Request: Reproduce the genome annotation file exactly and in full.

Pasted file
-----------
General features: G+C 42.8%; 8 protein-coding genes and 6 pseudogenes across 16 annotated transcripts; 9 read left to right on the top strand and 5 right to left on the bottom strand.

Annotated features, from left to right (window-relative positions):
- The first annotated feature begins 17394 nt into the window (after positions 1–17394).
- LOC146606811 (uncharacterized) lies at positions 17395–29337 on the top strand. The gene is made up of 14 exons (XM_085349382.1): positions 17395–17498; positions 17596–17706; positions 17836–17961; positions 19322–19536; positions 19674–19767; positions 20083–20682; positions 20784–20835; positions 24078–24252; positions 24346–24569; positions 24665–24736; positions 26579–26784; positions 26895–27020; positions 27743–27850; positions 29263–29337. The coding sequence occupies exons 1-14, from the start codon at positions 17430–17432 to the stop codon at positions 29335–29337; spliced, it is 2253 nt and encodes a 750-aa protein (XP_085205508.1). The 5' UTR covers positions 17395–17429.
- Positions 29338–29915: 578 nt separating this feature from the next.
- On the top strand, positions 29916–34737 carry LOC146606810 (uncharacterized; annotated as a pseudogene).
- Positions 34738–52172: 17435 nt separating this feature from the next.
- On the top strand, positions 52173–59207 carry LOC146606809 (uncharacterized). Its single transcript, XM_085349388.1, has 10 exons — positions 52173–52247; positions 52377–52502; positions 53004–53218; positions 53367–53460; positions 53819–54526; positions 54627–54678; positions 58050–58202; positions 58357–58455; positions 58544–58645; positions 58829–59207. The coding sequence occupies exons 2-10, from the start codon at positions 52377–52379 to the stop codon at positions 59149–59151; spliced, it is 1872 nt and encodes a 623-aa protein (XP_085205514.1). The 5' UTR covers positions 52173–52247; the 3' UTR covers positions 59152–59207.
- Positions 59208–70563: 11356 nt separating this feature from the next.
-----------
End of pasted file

General features: G+C 42.8%; 8 protein-coding genes and 6 pseudogenes across 16 annotated transcripts; 9 read left to right on the top strand and 5 right to left on the bottom strand.

Annotated features, from left to right (window-relative positions):
- The first annotated feature begins 17394 nt into the window (after positions 1–17394).
- LOC146606811 (uncharacterized) lies at positions 17395–29337 on the top strand. The gene is made up of 14 exons (XM_085349382.1): positions 17395–17498; positions 17596–17706; positions 17836–17961; positions 19322–19536; positions 19674–19767; positions 20083–20682; positions 20784–20835; positions 24078–24252; positions 24346–24569; positions 24665–24736; positions 26579–26784; positions 26895–27020; positions 27743–27850; positions 29263–29337. The coding sequence occupies exons 1-14, from the start codon at positions 17430–17432 to the stop codon at positions 29335–29337; spliced, it is 2253 nt and encodes a 750-aa protein (XP_085205508.1). The 5' UTR covers positions 17395–17429.
- Positions 29338–29915: 578 nt separating this feature from the next.
- On the top strand, positions 29916–34737 carry LOC146606810 (uncharacterized; annotated as a pseudogene).
- Positions 34738–52172: 17435 nt separating this feature from the next.
- On the top strand, positions 52173–59207 carry LOC146606809 (uncharacterized). Its single transcript, XM_085349388.1, has 10 exons — positions 52173–52247; positions 52377–52502; positions 53004–53218; positions 53367–53460; positions 53819–54526; positions 54627–54678; positions 58050–58202; positions 58357–58455; positions 58544–58645; positions 58829–59207. The coding sequence occupies exons 2-10, from the start codon at positions 52377–52379 to the stop codon at positions 59149–59151; spliced, it is 1872 nt and encodes a 623-aa protein (XP_085205514.1). The 5' UTR covers positions 52173–52247; the 3' UTR covers positions 59152–59207.
- Positions 59208–70563: 11356 nt separating this feature from the next.